When using a VoIP phone service, the quality of your calls and how many lines you can support will largely depend on the bandwidth of your internet connection — the faster the better. For example, the average internet connection in the US has a 10 Mbps upload speed, which can support 22 VoIP phone lines comfortably.
Use our VoIP speed test below to measure your bandwidth, then we’ll discuss what it means for your business’ ability to effectively support a VoIP phone service.
How Many Phones Can My Internet Connection (Mbps) Support?
The faster your internet connection, the more VoIP phone lines it can support. For example, a 500 Kbps upload speed will support a maximum of five lines whereas a 10 Mbps upload speed will support a maximum of 100.
The results of your speed test will give you two numbers: your download speed and your upload speed. Because you’re limited by the lower of the two numbers (which is almost always your upload speed), we’ll refer to that as your bandwidth.
Now, find the closest match to your bandwidth in the chart below:
|Bandwidth (Upload Speed)|
VoIP Mbps Speed Test: How To Do The Math
You can also do some simple math to calculate exactly how many VoIP lines your internet connection can support:
- Multiply your upload speed by 1000. This converts the units from Mbps to Kbps, so if your speed is already expressed in Kbps then skip this step.
- Divide your result from step 1 by 445. This will tell you the recommended number of phone lines your connection can support.
- Divide your result from step 1 by 100. This is how many phone lines you can support in a perfect world where your internet connection was stable and consistent and no bandwidth was being used for other activities, like browsing or downloading.
For example, here are the results of my own speed test:
So using my upload speed of 11 Mbps, the recommended number of VoIP phone lines that my internet connection can support is 24 and the maximum is 110.
Maximum vs. Recommended Number of Lines: What’s the Difference?
The number of VoIP lines you can support doesn’t only depend on your internet speed. It also depends on how much of your bandwidth is available for VoIP use versus other uses like internet browsing, email, online software, web-based POS systems, etc.
Our recommended number of lines takes into account these other browsing activities, as well as expected fluctuations in your internet speed throughout the day. Cable internet speeds tend to fluctuate, whereas newer fiber connections are more stable. You can learn more about different connection types in our guide How to Set Up Internet for Your Business.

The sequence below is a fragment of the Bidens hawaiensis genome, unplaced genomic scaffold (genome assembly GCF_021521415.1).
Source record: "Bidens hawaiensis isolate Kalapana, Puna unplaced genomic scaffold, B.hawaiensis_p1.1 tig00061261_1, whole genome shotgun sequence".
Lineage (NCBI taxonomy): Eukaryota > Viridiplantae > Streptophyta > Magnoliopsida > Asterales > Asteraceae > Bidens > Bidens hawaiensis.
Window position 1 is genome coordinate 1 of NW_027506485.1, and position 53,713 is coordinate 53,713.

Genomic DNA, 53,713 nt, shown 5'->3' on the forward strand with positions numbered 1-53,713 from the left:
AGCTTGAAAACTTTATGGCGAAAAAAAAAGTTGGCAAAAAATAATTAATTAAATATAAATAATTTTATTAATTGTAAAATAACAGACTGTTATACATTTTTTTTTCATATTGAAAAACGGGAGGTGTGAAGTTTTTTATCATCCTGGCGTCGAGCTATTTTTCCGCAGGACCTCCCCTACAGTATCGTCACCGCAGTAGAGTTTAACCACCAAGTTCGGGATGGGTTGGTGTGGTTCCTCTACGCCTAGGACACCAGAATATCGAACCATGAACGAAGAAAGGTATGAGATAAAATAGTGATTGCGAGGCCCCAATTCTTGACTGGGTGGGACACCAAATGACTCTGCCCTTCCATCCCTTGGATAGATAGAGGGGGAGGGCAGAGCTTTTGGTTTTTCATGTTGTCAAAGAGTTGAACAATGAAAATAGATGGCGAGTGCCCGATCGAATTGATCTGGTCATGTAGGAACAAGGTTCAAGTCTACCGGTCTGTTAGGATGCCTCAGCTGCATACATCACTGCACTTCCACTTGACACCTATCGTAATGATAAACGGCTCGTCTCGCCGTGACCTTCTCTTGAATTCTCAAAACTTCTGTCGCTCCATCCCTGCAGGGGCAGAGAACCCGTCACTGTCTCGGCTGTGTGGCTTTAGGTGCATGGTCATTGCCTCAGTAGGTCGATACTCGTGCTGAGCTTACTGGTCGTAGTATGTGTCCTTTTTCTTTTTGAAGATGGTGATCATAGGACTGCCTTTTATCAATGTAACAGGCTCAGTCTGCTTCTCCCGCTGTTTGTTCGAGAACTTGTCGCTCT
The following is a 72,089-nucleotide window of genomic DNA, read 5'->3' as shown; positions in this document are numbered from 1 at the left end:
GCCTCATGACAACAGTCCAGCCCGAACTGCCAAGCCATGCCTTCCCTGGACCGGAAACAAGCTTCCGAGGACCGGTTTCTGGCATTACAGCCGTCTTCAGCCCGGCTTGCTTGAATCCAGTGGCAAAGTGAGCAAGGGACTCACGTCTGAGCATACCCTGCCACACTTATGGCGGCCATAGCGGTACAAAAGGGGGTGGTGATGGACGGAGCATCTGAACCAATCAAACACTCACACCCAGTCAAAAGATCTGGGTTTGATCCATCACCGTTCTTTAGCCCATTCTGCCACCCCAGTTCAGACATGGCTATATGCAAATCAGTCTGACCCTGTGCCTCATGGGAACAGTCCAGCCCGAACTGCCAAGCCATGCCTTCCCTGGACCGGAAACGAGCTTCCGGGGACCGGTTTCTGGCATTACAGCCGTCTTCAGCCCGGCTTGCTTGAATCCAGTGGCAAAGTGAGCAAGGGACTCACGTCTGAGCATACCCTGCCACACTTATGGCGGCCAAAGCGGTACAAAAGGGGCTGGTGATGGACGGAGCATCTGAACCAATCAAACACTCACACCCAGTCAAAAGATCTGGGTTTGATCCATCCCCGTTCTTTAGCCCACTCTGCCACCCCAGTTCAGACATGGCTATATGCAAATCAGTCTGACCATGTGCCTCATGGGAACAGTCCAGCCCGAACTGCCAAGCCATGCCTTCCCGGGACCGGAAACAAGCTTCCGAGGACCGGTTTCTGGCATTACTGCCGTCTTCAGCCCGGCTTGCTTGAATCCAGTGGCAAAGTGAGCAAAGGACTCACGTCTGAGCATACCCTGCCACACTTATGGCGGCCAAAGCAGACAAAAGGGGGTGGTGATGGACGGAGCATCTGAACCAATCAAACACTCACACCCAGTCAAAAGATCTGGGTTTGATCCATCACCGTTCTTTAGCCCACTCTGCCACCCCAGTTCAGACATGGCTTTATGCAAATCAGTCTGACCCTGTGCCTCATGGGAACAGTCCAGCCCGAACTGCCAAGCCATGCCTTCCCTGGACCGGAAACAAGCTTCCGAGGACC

What Do The VoIP Mbps Speed Test Numbers Mean?
- Upload Speed – Your connection’s upload speed, measured in megabits per second (Mbps), is typically lower than your download speed because this reflects the actual bandwidth available to your computer.
- Download Speed – The maximum amount of data your connection can receive, measured in megabits per second (Mbps). In the rare case where this number is lower than your upload speed, then this is your actual bandwidth.
- Ping – The amount of time it takes for your computer to communicate with a server. On a VoIP phone call, this constitutes the latency (or delay) between you and the person you’re speaking with. Small delays aren’t noticeable, and a ping speed below 100ms is generally acceptable.
What is Bandwidth?
Bandwidth is maximum rate at which your network can transfer data. And because VoIP technology transmits your voice as data, it’s one of the key factors in determining how many concurrent phone calls your internet connection can handle.
Bandwidth is measured by your download and upload speed – that is, the rate that information travels to and from your computer. Whichever of the two numbers is lower is your bandwidth.
Because most users download much more than they upload, most internet service providers (ISPs) design their networks to allow for faster downloads than uploads. This is why your upload speed is most likely lower than your download speed.
Each VoIP phone call typically requires 100 Kpbs up and down – or 1/10th a Mpbs. So if your upload speed is 10 Mpbs, then your network can theoretically manage up to 100 VoIP phone calls at once. The actual number, however, is closer to 10 or 20 calls because of other bandwidth usage.